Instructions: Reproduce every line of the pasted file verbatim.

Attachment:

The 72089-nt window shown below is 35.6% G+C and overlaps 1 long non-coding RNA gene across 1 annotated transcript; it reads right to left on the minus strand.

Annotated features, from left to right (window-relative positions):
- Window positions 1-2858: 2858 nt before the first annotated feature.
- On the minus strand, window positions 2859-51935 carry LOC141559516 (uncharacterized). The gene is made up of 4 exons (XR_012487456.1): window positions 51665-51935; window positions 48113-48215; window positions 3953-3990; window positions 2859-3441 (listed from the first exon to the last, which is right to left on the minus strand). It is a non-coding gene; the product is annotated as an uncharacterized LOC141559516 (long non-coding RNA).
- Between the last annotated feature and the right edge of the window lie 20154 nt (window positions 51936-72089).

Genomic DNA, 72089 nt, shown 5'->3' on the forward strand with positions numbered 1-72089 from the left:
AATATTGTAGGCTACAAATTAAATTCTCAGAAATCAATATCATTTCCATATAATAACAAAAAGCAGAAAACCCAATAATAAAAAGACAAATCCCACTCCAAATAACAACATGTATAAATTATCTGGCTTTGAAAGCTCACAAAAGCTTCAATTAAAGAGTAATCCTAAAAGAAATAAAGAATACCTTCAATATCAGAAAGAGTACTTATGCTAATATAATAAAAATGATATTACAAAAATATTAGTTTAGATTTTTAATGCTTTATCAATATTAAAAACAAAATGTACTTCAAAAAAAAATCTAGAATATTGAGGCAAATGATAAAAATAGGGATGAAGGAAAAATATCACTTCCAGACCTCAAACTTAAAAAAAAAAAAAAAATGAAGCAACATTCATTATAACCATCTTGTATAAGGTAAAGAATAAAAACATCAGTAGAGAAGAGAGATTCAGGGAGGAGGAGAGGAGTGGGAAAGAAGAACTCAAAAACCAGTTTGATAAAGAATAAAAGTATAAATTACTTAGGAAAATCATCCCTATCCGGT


The 72089-nt window shown below is 35.6% G+C and overlaps 1 long non-coding RNA gene across 1 annotated transcript; it reads right to left on the minus strand.

Annotated features, from left to right (window-relative positions):
- Window positions 1-2858: 2858 nt before the first annotated feature.
- On the minus strand, window positions 2859-51935 carry LOC141559516 (uncharacterized). The gene is made up of 4 exons (XR_012487456.1): window positions 51665-51935; window positions 48113-48215; window positions 3953-3990; window positions 2859-3441 (listed from the first exon to the last, which is right to left on the minus strand). It is a non-coding gene; the product is annotated as an uncharacterized LOC141559516 (long non-coding RNA).
- Between the last annotated feature and the right edge of the window lie 20154 nt (window positions 51936-72089).

Genomic DNA, 72089 nt, shown 5'->3' on the forward strand with positions numbered 1-72089 from the left:
AATATTGTAGGCTACAAATTAAATTCTCAGAAATCAATATCATTTCCATATAATAACAAAAAGCAGAAAACCCAATAATAAAAAGACAAATCCCACTCCAAATAACAACATGTATAAATTATCTGGCTTTGAAAGCTCACAAAAGCTTCAATTAAAGAGTAATCCTAAAAGAAATAAAGAATACCTTCAATATCAGAAAGAGTACTTATGCTAATATAATAAAAATGATATTACAAAAATATTAGTTTAGATTTTTAATGCTTTATCAATATTAAAAACAAAATGTACTTCAAAAAAAAATCTAGAATATTGAGGCAAATGATAAAAATAGGGATGAAGGAAAAATATCACTTCCAGACCTCAAACTTAAAAAAAAAAAAAAAATGAAGCAACATTCATTATAACCATCTTGTATAAGGTAAAGAATAAAAACATCAGTAGAGAAGAGAGATTCAGGGAGGAGGAGAGGAGTGGGAAAGAAGAACTCAAAAACCAGTTTGATAAAGAATAAAAGTATAAATTACTTAGGAAAATCATCCCTATCCGGT